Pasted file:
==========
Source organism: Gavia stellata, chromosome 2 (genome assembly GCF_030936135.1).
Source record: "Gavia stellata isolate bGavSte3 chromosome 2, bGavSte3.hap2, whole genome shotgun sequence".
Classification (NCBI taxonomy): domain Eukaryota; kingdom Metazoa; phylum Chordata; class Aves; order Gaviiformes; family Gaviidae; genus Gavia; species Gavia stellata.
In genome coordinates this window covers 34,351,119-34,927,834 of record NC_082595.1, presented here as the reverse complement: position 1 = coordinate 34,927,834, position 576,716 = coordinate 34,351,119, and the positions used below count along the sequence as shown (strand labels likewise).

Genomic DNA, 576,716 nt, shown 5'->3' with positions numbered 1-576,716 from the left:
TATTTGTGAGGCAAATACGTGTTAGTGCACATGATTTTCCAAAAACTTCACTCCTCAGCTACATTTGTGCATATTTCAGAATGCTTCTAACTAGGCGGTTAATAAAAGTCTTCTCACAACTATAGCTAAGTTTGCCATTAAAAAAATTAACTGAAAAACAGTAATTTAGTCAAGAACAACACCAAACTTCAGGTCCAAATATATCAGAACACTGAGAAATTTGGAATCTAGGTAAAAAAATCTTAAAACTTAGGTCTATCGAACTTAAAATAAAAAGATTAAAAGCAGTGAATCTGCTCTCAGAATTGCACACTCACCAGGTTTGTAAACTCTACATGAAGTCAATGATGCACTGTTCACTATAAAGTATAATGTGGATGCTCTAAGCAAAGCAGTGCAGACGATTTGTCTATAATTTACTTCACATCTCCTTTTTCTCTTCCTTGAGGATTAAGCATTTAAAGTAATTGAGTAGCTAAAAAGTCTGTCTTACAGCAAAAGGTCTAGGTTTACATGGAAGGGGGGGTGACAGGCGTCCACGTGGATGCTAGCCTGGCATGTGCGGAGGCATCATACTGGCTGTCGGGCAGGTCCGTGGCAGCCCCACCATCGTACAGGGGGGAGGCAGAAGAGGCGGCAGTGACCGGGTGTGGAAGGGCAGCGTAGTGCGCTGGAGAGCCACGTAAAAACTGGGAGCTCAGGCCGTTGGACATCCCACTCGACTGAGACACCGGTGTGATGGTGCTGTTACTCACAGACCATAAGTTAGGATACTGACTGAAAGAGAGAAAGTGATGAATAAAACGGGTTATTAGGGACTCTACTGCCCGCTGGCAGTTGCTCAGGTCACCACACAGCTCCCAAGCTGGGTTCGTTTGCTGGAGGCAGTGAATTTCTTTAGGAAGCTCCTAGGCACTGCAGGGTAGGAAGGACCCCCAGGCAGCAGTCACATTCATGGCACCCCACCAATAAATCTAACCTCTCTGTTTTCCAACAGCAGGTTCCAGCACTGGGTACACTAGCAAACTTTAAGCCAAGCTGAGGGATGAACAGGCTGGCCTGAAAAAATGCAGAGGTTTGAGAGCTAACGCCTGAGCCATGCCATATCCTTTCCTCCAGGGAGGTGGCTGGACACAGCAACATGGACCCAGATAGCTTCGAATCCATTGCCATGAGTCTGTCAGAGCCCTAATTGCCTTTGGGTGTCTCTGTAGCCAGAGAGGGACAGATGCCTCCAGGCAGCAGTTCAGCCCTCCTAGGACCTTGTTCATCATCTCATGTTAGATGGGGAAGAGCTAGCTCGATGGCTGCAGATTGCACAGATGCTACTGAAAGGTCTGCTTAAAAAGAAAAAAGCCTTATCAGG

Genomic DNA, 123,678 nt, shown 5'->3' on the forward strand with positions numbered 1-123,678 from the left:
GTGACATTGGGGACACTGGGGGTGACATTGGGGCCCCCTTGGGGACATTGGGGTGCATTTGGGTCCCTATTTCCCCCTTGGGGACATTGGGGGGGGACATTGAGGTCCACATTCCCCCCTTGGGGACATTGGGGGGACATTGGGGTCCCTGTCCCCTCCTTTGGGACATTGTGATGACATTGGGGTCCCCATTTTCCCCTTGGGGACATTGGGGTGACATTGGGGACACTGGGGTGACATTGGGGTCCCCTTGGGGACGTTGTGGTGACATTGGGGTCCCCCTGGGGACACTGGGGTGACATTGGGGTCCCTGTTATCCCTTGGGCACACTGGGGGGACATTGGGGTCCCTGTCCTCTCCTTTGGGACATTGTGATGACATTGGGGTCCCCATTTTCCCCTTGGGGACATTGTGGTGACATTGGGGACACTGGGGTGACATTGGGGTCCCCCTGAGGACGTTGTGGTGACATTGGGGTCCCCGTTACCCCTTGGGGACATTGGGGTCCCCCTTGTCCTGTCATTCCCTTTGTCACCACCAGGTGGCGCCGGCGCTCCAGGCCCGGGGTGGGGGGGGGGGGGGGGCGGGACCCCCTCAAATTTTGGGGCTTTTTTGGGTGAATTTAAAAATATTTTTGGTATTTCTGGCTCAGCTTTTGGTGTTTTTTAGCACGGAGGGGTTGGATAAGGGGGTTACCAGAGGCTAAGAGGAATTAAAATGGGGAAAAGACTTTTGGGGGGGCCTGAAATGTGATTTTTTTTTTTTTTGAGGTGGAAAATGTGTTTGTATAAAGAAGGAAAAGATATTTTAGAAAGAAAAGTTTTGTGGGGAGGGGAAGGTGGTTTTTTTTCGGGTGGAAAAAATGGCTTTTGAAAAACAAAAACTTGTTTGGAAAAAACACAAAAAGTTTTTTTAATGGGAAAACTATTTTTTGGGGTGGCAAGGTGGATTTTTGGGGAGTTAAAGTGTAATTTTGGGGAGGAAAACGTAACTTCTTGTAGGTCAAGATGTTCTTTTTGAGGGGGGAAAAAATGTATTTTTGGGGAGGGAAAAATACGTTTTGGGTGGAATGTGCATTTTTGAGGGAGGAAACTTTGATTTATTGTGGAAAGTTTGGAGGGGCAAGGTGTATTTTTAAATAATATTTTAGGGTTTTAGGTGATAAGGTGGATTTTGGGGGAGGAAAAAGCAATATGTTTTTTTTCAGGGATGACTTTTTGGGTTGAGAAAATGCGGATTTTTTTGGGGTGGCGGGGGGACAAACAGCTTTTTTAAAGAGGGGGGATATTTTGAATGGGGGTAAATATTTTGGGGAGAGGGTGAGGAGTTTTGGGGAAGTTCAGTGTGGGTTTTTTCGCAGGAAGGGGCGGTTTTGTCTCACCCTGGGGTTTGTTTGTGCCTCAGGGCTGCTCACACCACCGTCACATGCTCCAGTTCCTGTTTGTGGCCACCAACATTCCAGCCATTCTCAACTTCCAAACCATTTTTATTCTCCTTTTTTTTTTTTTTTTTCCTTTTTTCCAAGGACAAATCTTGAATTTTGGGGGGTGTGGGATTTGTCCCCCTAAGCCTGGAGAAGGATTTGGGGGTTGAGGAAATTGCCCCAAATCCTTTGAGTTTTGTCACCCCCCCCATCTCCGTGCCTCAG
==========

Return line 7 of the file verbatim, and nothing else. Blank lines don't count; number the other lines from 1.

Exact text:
Genomic DNA, 123,678 nt, shown 5'->3' on the forward strand with positions numbered 1-123,678 from the left: